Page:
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Sorting out wet and dry flies

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I am new to fly fishing and wonder if you can explain the difference between wet and dry flies and how to tell the difference when they are mixed up. Michael Beckett

Essentially, dry flies are designed to be fished dry so that they float on the surface of the water, whereas wet flies are fished wet and under the surface ie in the water. Dry flies are fished to imitate flies that have hatched and are floating on the surface. Wet flies represent flies that are on the way to the surface to hatch, known as nymphs, or even small fish, shrimps, snails and other forms of underwater food.

The following points will help you to tell the two sorts apart:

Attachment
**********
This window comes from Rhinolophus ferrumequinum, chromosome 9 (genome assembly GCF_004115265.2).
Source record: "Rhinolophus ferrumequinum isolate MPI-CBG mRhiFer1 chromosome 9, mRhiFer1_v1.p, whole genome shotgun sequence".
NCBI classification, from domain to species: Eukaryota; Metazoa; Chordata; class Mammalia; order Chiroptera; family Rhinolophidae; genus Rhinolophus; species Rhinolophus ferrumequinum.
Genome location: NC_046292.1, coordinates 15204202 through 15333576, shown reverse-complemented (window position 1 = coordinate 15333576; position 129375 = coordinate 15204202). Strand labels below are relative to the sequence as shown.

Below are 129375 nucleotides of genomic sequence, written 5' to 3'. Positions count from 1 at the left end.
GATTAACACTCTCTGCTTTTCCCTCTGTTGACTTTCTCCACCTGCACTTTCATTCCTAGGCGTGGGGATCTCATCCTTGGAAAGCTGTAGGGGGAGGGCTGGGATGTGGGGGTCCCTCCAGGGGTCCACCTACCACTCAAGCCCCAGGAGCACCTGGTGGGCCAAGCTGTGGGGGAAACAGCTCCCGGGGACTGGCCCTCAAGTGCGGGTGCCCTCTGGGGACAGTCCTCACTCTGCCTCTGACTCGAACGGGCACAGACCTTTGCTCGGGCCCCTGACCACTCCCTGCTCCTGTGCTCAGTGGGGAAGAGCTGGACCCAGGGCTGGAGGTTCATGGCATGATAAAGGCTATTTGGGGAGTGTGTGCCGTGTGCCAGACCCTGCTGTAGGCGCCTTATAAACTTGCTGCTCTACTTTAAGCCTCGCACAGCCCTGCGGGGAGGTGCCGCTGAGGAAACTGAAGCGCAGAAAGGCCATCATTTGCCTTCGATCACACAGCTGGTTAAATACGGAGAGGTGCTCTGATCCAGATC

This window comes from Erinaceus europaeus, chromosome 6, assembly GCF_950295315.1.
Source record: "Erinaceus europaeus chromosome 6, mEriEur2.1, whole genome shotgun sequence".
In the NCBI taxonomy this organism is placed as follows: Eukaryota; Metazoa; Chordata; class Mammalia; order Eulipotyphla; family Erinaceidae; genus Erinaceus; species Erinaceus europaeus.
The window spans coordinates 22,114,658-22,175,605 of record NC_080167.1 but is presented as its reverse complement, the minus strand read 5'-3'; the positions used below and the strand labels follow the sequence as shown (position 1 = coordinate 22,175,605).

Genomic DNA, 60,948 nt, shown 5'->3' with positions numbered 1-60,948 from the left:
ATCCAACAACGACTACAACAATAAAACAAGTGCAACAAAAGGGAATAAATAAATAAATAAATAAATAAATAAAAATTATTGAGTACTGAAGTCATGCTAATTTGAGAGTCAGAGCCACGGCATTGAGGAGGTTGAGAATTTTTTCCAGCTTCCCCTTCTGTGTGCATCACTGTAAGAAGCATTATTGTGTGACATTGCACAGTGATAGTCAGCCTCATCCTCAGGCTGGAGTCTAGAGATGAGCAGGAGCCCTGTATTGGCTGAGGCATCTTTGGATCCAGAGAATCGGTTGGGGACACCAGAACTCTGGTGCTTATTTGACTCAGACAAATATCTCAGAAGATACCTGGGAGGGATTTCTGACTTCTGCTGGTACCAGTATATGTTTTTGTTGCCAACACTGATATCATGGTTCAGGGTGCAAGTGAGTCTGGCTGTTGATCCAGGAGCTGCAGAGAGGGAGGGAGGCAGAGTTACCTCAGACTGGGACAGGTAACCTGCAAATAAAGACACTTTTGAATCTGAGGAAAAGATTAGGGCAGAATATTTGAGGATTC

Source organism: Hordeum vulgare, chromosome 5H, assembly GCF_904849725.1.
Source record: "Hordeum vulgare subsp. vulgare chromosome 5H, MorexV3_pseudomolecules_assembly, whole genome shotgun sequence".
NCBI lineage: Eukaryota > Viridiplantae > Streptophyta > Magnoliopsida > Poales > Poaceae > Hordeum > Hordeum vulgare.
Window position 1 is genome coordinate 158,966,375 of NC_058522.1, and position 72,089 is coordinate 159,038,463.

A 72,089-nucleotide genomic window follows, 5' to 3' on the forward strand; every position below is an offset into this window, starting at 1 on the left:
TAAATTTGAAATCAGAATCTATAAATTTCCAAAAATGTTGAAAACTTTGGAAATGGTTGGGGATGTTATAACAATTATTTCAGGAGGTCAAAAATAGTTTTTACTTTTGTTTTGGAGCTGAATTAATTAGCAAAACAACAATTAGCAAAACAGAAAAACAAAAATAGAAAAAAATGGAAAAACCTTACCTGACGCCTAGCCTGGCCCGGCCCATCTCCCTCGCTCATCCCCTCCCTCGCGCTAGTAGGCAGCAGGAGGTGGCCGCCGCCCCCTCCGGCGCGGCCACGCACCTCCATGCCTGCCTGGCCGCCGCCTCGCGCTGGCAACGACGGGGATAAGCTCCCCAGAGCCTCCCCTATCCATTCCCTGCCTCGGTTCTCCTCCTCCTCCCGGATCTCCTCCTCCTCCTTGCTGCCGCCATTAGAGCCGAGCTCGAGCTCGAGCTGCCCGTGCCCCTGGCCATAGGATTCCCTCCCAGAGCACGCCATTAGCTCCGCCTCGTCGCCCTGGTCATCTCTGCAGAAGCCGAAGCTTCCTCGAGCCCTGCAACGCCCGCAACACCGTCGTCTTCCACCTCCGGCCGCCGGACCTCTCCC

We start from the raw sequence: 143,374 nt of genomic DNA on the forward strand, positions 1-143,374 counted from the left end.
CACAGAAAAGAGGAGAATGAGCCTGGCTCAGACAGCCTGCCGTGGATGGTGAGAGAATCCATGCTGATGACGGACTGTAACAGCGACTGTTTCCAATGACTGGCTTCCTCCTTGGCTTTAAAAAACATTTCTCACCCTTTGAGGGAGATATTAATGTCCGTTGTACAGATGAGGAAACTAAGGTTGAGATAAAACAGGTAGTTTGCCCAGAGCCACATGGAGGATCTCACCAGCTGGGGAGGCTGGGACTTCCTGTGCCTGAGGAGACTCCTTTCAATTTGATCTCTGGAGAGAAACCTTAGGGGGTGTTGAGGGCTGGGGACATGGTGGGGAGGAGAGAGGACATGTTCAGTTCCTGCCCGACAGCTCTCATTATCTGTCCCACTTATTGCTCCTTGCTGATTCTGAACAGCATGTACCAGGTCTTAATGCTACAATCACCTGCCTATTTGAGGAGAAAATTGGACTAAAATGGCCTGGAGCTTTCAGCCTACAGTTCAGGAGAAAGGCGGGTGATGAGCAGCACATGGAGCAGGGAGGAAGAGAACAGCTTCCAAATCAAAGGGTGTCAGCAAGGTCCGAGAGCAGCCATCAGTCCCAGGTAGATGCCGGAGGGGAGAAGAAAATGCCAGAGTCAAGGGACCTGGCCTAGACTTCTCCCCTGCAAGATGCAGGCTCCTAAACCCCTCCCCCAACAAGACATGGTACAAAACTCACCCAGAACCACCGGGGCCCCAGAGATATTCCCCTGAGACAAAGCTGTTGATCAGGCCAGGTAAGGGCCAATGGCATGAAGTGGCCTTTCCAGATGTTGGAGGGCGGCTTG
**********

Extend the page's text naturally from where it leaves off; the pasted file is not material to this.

1. Traditionally dry flies were always tied on up-eyed hooks and wet flies with down-eyed hooks. But this is not always the case as today more and more dry flies are tied on hooks with down eyes.

2. Because the are designed to float, dry flies are usually lightly dressed, have longer tails than wet flies and stiff, bushy hackles. Dry flies are tied using feathers from cock birds which are stiffer than the hackles from hen birds normally used for wet flies. Wet flies have short tails, less hackle, swept-back wings and often have bodies made from tinsel or with tinsel or wire ribbings. Note that some dry flies may also have fine, light wire ribs. Weighted wet flies will also feel heavier than dry flies.

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